Lee Strengthens Stay-Home Order; Jacobs Warns of Erosion of Civil Liberties
Governor Bill Lee is through asking Tennesseans to stay home and avoid unnecessary travel. He’s now ordering residents to stay put through April 14, using an executive order signed Thursday afternoon.
Lee had for two weeks resisted calls from the medical community to issue a mandatory stay-home order, citing concerns about personal liberties. But the governor was apparently swayed by data from TDOT that showed an increase in highway traffic and by cell phone information that showed more Tennesseans traveling beyond home.
The order excepts essential trips outside the house, including medical appointments, pharmacy pickups, grocery runs and providing care for a family member. Outdoor activity is also allowed, provided people aren’t congregating in groups. The order empowers local law enforcement departments across Tennessee to enforce the mandate, with latitude about how each jurisdiction may do so. Lee said violations of the order should be reported to local law enforcement.
In his daily press briefing, Lee also announced the Knoxville Expo Center off Clinton Highway will be turned into a makeshift hospital facility as the state girds for an expected surge in COVID-19 cases that require hospitalization. One computer model predicts that surge will arrive this month, though Lee said exactly when is unknown.
“The month of April stands to be an extremely tough time for our state as we face the potential for a surge in COVID-19 cases,” Lee told reporters. “COVID-19 is an imminent threat and we need you to understand that staying home isn’t an option. It’s a requirement.”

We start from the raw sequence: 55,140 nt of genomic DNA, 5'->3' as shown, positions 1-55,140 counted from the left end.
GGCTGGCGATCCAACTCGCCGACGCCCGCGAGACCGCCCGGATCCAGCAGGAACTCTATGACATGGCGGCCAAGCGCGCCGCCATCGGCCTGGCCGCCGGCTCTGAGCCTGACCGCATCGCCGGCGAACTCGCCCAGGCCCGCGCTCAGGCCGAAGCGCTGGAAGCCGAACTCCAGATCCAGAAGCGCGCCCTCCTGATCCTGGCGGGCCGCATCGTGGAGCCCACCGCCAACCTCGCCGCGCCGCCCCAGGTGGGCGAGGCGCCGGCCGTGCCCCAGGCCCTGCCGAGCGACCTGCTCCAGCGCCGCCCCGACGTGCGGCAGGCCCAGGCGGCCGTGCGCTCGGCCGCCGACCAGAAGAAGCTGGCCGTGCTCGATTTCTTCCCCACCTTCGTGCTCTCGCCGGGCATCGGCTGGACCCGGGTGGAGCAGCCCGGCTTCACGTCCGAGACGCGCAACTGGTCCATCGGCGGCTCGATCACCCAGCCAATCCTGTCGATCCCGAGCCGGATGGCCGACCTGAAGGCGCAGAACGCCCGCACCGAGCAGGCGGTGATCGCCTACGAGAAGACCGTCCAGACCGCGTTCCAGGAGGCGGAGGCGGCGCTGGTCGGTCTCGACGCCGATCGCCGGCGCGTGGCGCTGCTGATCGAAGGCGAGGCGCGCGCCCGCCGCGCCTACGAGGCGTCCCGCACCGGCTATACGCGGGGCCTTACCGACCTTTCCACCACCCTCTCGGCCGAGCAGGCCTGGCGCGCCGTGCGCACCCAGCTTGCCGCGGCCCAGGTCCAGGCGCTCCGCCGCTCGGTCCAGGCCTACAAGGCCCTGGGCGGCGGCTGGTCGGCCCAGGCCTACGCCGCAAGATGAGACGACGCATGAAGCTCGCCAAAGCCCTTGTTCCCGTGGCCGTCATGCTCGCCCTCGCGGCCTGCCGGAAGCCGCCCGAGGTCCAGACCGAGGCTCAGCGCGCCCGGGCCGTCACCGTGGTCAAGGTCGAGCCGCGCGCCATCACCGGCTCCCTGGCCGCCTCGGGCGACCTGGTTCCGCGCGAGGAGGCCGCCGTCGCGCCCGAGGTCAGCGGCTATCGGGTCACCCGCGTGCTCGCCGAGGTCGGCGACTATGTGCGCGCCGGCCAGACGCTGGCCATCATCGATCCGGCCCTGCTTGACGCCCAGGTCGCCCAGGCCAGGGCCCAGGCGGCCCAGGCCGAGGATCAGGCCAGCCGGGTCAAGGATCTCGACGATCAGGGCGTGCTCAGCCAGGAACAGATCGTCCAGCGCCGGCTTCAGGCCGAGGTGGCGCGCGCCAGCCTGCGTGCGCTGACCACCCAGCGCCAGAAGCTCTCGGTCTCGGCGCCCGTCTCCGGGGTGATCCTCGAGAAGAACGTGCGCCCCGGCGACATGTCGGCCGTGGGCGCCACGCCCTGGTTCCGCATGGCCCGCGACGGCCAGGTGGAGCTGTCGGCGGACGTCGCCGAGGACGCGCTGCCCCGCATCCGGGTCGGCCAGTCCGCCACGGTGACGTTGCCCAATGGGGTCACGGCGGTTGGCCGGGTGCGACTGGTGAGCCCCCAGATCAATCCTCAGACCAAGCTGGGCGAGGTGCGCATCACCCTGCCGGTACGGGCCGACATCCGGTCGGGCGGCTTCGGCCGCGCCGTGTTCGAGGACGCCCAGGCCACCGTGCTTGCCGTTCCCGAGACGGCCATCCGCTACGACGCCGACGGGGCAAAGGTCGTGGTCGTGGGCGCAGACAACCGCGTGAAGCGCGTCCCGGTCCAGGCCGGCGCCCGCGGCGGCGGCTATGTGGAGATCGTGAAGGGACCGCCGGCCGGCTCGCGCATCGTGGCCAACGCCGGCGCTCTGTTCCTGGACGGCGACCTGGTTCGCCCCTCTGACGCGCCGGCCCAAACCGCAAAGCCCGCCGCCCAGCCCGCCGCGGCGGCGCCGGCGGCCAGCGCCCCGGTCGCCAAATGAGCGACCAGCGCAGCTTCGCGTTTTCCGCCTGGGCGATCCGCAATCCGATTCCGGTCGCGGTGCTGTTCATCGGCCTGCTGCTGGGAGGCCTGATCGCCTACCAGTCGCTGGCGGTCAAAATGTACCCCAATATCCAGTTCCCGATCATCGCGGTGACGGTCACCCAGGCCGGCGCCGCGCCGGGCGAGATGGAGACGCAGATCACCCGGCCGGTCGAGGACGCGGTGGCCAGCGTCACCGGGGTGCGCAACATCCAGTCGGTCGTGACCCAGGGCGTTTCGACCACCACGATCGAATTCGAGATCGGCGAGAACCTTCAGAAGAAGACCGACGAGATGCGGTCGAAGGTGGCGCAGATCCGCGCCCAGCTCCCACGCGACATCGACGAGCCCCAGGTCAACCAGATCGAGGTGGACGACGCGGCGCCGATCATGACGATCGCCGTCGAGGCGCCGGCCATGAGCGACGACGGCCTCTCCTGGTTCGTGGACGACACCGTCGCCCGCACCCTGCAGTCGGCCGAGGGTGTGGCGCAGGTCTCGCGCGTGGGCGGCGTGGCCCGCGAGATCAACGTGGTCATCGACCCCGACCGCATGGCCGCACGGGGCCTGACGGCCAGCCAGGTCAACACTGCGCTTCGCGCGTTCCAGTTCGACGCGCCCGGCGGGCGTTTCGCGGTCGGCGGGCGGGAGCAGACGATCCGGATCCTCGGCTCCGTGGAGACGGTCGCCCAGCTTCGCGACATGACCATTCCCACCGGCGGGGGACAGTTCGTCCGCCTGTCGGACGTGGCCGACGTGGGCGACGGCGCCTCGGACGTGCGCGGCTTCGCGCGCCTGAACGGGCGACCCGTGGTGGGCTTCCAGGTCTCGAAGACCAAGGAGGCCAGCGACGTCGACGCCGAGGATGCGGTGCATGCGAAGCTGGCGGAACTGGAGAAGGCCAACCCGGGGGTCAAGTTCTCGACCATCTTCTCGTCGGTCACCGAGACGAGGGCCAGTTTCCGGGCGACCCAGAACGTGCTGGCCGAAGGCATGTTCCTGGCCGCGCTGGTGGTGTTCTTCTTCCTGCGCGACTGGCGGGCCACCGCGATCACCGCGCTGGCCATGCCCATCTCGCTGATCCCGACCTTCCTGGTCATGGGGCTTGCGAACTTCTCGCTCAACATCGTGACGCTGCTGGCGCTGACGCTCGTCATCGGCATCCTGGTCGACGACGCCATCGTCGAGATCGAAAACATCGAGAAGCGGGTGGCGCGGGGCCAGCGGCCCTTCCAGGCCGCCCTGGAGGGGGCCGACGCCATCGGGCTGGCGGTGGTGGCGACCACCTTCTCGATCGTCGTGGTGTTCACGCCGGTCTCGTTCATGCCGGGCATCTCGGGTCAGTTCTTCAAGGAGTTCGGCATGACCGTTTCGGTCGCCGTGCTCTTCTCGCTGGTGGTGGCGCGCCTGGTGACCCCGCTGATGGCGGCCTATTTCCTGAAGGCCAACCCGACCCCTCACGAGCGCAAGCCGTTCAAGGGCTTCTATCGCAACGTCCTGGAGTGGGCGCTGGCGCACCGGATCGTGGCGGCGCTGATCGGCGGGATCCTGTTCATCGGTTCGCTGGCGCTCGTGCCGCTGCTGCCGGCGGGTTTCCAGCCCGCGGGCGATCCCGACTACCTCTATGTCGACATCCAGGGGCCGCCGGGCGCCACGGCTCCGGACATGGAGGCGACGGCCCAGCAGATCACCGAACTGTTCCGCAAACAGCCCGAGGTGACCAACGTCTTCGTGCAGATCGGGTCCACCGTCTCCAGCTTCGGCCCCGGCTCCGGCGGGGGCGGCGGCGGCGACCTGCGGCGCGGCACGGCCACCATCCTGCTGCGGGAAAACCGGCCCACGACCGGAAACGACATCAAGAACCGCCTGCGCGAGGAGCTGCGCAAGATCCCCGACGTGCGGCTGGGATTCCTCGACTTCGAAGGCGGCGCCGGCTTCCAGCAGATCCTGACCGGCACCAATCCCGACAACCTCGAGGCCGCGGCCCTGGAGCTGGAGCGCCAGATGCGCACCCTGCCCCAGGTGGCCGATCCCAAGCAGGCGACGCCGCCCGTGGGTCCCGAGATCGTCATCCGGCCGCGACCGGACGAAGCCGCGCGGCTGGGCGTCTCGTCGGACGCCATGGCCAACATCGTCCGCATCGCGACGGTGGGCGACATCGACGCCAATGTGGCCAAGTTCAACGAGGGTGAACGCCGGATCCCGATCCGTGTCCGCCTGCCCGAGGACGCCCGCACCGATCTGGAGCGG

The Expo Center conversion will be one of at least four the state has planned. The overhaul work will be carried out by the Army Corps of Engineers. Similar large buildings in Chattanooga, Memphis and Nashville will also be converted into temporary medical facilities.
“Governor Bill Lee’s Stay at Home Order is a necessary measure to help protect lives in Tennessee and avoid overloading our medical facilities,” Knoxville Mayor Indya Kincannon said in a statement.
Traffic counts from the state Department of Transportation showed a dropoff in highway travel from March 19 to 29. But starting on the 30th, those figures began to tick up again, Lee said. To the governor, that was an indication Tennesseans weren’t taking his previous stay-home order seriously enough. The governor said he was also given access to data that anonymously tracks cell phone users.
Asked for more detail on the cell phone data collection, Lee said the information didn’t track individual users, but traced movement on the regional level.
Shortly before 5:30 p.m. Knox County Mayor Glenn Jacobs appeared on Facebook to share his reaction to the governor’s order, beginning with concern over the role cell phone data played in the governor’s decision.
“I applaud the governor for…fulfilling his duty to protect the people of Tennessee according to his best judgement,” Jacobs said. “However, I cannot applaud any government monitoring the movements of its people and mandating virtually everything we’re allowed to do.”
Jacobs reiterated points he has voiced frequently of late: that while COVID-19 is serious, the economic effects of virus are serious, too. Jacobs has cautioned other government leaders to take a lighter hand with stay-home orders and business restrictions. He also expressed concern about what he sees as an erosion of civil liberties in Tennessee and around the country. He also connected an unusual spike in suicides reported last week to despair, fear and job losses caused by COVID-19. A conclusive link has not been confirmed.
Jacobs, Kincannon and Knox County Health Department Director Martha Buchanan are set to meet with Lee in Knoxville Friday to further discuss the executive order and the Expo Center conversion plan.